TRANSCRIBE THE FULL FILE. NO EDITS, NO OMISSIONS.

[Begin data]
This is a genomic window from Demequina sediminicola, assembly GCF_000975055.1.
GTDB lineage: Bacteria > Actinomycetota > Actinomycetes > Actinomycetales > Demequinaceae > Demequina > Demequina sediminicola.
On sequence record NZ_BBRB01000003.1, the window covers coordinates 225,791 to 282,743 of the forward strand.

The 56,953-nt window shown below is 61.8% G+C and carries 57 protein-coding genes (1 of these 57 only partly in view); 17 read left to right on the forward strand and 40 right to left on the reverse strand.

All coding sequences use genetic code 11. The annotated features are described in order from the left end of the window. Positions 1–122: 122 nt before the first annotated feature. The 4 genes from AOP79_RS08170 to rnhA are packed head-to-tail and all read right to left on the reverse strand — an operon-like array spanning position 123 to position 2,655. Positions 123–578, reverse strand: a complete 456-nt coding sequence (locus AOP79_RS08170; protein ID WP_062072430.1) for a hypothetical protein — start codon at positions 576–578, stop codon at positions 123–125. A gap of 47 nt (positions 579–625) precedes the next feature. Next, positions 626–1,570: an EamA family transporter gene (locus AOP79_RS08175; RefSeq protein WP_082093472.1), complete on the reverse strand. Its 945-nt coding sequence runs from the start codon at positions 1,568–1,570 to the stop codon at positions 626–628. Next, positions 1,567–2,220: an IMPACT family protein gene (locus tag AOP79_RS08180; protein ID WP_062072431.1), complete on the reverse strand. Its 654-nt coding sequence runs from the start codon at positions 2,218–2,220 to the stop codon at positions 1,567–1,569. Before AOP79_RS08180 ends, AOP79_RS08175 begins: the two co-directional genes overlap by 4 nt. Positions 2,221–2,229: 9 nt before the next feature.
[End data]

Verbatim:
This is a genomic window from Demequina sediminicola, assembly GCF_000975055.1.
GTDB lineage: Bacteria > Actinomycetota > Actinomycetes > Actinomycetales > Demequinaceae > Demequina > Demequina sediminicola.
On sequence record NZ_BBRB01000003.1, the window covers coordinates 225,791 to 282,743 of the forward strand.

The 56,953-nt window shown below is 61.8% G+C and carries 57 protein-coding genes (1 of these 57 only partly in view); 17 read left to right on the forward strand and 40 right to left on the reverse strand.

All coding sequences use genetic code 11. The annotated features are described in order from the left end of the window. Positions 1–122: 122 nt before the first annotated feature. The 4 genes from AOP79_RS08170 to rnhA are packed head-to-tail and all read right to left on the reverse strand — an operon-like array spanning position 123 to position 2,655. Positions 123–578, reverse strand: a complete 456-nt coding sequence (locus AOP79_RS08170; protein ID WP_062072430.1) for a hypothetical protein — start codon at positions 576–578, stop codon at positions 123–125. A gap of 47 nt (positions 579–625) precedes the next feature. Next, positions 626–1,570: an EamA family transporter gene (locus AOP79_RS08175; RefSeq protein WP_082093472.1), complete on the reverse strand. Its 945-nt coding sequence runs from the start codon at positions 1,568–1,570 to the stop codon at positions 626–628. Next, positions 1,567–2,220: an IMPACT family protein gene (locus tag AOP79_RS08180; protein ID WP_062072431.1), complete on the reverse strand. Its 654-nt coding sequence runs from the start codon at positions 2,218–2,220 to the stop codon at positions 1,567–1,569. Before AOP79_RS08180 ends, AOP79_RS08175 begins: the two co-directional genes overlap by 4 nt. Positions 2,221–2,229: 9 nt before the next feature.